Thursday, 21 June 2018 15:27

Will people pay for 5G?

By
Juniper Networks executive vice-president and CTO Bikash Koley Juniper Networks executive vice-president and CTO Bikash Koley

"The economies of 5G are not fully understood," according to Juniper Networks executive vice-president and chief technology officer, Bikash Koley.

Koley thinks customers might pay a little more for 5G services than they do for 4G, but that means rolling out a whole new 5G network doesn't make financial sense.

The reason why Juniper is interested in 5G is that while the company partners with others that can supply the radio part of a 5G system, all the data travels in packets so the rest of the infrastructure is essentially the same as that used for fixed line broadband.

Consequently, the networks supporting wireless and fixed line services are converging.

Koley gave the example of US telco Verizon, which is using Juniper's node slicing technology (which allows one physical router to be used as multiple virtual routers) to consolidate its edge networks.

To support 5G services carriers need highly efficient, cost effective metro networks with fat pipes, Koley told iTWire, and Juniper has experience with such networks.

Juniper sells some of the first routers and firewalls to support 5G networks, he observed.

For carriers, the challenge is to roll out 5G networks without a step increase in expenditure, he said, with the implication that Juniper's range of products could help them achieve that.

Although much of the interest around 5G is in the context of mobile and residential (fixed-line broadband bypass). Koley predicts the initial take-up will be in the business market, where any concerns about security can be addressed by the CPE (customer premises equipment).

Consumer-oriented services will rely on secure tunnels (eg, IPsec), so carriers will need to use hardware with capabilities such as line-rate encryption.

IoT is another area where 5G is expected to have a significant impact, but Koley warned that restrictions on sensors (such as very low power consumption) mean they won't be able to implement all the security features that may be required, so they will rely on routers that can, in order to fill that gap.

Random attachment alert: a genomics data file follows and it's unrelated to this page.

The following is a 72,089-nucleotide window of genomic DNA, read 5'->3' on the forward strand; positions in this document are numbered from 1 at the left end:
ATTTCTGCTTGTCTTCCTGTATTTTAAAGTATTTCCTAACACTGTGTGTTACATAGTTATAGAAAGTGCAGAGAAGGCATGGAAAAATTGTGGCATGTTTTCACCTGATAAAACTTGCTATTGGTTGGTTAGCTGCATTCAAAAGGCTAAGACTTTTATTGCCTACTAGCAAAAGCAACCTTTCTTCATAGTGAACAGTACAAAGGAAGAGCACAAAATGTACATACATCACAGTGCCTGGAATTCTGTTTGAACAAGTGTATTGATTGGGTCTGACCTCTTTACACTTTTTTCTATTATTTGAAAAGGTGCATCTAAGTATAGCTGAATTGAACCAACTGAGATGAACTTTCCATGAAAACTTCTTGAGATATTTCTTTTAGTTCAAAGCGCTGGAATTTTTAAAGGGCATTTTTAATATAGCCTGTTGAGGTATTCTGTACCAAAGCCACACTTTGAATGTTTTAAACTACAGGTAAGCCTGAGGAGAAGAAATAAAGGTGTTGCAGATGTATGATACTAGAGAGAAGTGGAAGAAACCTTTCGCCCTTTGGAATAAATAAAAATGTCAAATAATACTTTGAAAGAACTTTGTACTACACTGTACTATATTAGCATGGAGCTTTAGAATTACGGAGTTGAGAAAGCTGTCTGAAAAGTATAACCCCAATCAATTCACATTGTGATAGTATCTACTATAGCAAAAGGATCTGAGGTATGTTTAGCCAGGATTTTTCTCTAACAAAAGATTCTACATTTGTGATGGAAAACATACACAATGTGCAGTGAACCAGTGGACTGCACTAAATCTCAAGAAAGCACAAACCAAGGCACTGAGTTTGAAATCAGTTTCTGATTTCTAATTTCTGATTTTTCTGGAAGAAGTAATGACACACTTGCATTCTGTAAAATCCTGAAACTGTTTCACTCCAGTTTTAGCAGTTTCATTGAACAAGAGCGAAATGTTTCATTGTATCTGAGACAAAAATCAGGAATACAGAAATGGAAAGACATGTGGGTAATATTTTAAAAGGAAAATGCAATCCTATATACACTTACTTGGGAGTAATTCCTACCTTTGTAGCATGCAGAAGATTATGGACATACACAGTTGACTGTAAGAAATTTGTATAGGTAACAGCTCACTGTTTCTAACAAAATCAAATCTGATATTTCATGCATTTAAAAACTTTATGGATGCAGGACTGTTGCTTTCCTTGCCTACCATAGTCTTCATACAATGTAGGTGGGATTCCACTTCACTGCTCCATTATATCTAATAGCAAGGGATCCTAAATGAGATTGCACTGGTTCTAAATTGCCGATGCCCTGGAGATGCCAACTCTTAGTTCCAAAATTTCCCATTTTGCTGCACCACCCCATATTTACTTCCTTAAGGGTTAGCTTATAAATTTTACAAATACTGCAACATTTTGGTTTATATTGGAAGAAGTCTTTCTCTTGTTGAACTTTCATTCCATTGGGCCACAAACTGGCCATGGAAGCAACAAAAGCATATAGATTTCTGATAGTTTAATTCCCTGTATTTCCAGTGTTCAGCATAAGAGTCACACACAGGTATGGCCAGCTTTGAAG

Subscribe to ITWIRE UPDATE Newsletter here

Now’s the Time for 400G Migration

The optical fibre community is anxiously awaiting the benefits that 400G capacity per wavelength will bring to existing and future fibre optic networks.

Nearly every business wants to leverage the latest in digital offerings to remain competitive in their respective markets and to provide support for fast and ever-increasing demands for data capacity. 400G is the answer.

Initial challenges are associated with supporting such project and upgrades to fulfil the promise of higher-capacity transport.

The foundation of optical networking infrastructure includes coherent optical transceivers and digital signal processing (DSP), mux/demux, ROADM, and optical amplifiers, all of which must be able to support 400G capacity.

With today’s proprietary power-hungry and high cost transceivers and DSP, how is migration to 400G networks going to be a viable option?

PacketLight's next-generation standardised solutions may be the answer. Click below to read the full article.

CLICK HERE!

WEBINAR PROMOTION ON ITWIRE: It's all about webinars

These days our customers Advertising & Marketing campaigns are mainly focussed on webinars.

If you wish to promote a Webinar we recommend at least a 2 week campaign prior to your event.

The iTWire campaign will include extensive adverts on our News Site itwire.com and prominent Newsletter promotion https://www.itwire.com/itwire-update.html and Promotional News & Editorial.

This coupled with the new capabilities 5G brings opens up huge opportunities for both network operators and enterprise organisations.

We have a Webinar Business Booster Pack and other supportive programs.

We look forward to discussing your campaign goals with you.

MORE INFO HERE!

BACK TO HOME PAGE
Stephen Withers

joomla visitors

Stephen Withers is one of Australia¹s most experienced IT journalists, having begun his career in the days of 8-bit 'microcomputers'. He covers the gamut from gadgets to enterprise systems. In previous lives he has been an academic, a systems programmer, an IT support manager, and an online services manager. Stephen holds an honours degree in Management Sciences and a PhD in Industrial and Business Studies.

Share News tips for the iTWire Journalists? Your tip will be anonymous

WEBINARS ONLINE & ON-DEMAND

GUEST ARTICLES

VENDOR NEWS

Guest Opinion

Guest Interviews

Guest Reviews

Guest Research

Guest Research & Case Studies

Channel News

Comments